Exploring shebeen life
Published On April 14, 2014 » 3645 Views» By Moses Kabaila Jr: Online Editor » Features
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•PATRONS having a drink at a shebeen in Lusaka.

•PATRONS having a drink at a shebeen in Lusaka.


THOUGH they are found everywhere now, shebeens were and are still regarded as illegal drinking places that are only found in certain townships.
Facts indicate that the word shebeen is derived from an Irish word ‘sibin’ meaning ‘illicit whiskey’ and was a place where alcohol was sold without a licence.
In Africa, they are reportedly common in South Africa and found in townships where residents used them as meeting places to discuss political and social issues.
Shebeens in Africa sprung during the colonial era when blacks were not allowed in bars and pubs to mingle with the white folks and as such, they made their own drinking places in townships where they lived and these operated without licences.
Zambia has not been an exception in the trend of these illegal drinking places which have lived on till modern age.
Shebeens in Zambia have come with a lot of negative impacts among them social and health hazards in the townships they operate.
Members of the public have complained of some of these negative impacts as they affect the entire country.
Munyaule Market is an illegal market found near City Market and many traders in the area have raised concern of the poor hygiene due to the shebeens found in the trading area.
The first greeting you receive when you enter the market, are packs of opaque beer dumped carelessly, a sign that the drinking places in the area are busy.
Rationally every drinking place should have a lavatory, if not more to accommodate the customers but the shebeens in Munyaule Market do not have any.
The situation has forced those who drink from there to find alternative ways in answering the call of nature.
Kelly Chibwe a trader in the market said the market has only one small pot like lavatory without any proper sewer system where only the men are allowed to go as it is impossible for a woman to use.
Mr Chibwe said the market was so unpleasant to trade from as people, especially those who drink from the area have resorted to ‘flying lavatory’ to help themselves.
“Because of not having a lavatory in the market, people especially those who drink here have resorted to using packs of opaque beer to answer the call of nature as the shebeens operate even at night when all the lavatories in town are closed,” he said.
Munyaule Market is just one area affected as there are many other townships that are facing the same and even more problems caused by shebeens.
Given Moyo, a resident of Chainda township complained of the noises from Shebeens in her area.
Ms Moyo narrates how the noise from the Shebeen which is just a few metres away from her house stops her from having a goodnight sleep at as it starts very early in the morning till late hours of the night.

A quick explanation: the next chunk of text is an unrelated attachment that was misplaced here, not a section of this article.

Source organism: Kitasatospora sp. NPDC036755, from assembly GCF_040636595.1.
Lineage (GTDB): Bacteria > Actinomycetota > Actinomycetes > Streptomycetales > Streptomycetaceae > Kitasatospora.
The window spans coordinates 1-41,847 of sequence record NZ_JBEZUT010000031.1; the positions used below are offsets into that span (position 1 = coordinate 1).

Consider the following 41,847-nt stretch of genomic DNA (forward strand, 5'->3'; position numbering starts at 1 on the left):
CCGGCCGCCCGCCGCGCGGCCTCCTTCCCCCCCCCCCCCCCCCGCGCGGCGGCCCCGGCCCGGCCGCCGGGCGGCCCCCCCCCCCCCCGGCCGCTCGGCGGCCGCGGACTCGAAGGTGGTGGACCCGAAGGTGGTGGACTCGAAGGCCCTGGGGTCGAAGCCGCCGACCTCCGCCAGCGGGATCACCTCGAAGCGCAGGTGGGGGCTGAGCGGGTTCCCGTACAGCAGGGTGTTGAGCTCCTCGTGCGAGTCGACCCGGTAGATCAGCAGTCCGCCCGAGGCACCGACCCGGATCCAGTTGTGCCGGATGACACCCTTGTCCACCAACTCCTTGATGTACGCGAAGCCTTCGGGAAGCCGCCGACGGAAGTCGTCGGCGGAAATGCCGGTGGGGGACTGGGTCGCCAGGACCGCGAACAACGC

She complains of the noise from those drinking from the area as they also contribute to her staying up the whole night with their yells and abusive language.
“This township is never free of people who are drunk as the drinking places are open the whole time,” Ms Moyo said.
“They play very loud music the whole day and the people who drink from there make a lot of noise usually caught up in arguments resulting into insults.”
Another problem pointed out by some people is that the shebeens sell their alcohol very cheaply such that even the young children have access to the commodity.
“The cheap cost of alcohol in this township has added to the increase in early alcohol abuse and other issues like early pregnancies, high prostitution levels and the increase in HIV infections,” said one of the residents in the township.
“Poisoning at these drinking places is not something new as stories have flung around of people who have died after they came from a drinking spree and tests had proven death had been caused by poisoning,” she said.
The Lusaka City Council (LCC) has severally gone round to inspect these drinking places in many townships.
LCC spokesperson Habeenzu Mulunda said shebeens in Zambia were not legal and that was the reason they were found in informal settlements.
Mr Habeenzu said the council was trying to monitor and control these drinking places but added that it was difficult as the settlements themselves were not planned and it was difficult to locate them.
Many people in these townships such as Chainda and other unplanned settlements appreciate this kind of life because they were exposed to since they were born.
Some might not have an idea that there was a different kind of life away from the noises of a shebeen that was next door as this was what they see every day.
It is high time that the local authorities clamped down these illegal drinking places because they are a nuisance to society.
There is a lot of illegal activities such as sex and smoking that takes at these place and these play a great influence on the community.
Even without research, one could easily conclude that shebeens are contributing to the increasing numbers of defilement, rape and murder cases.

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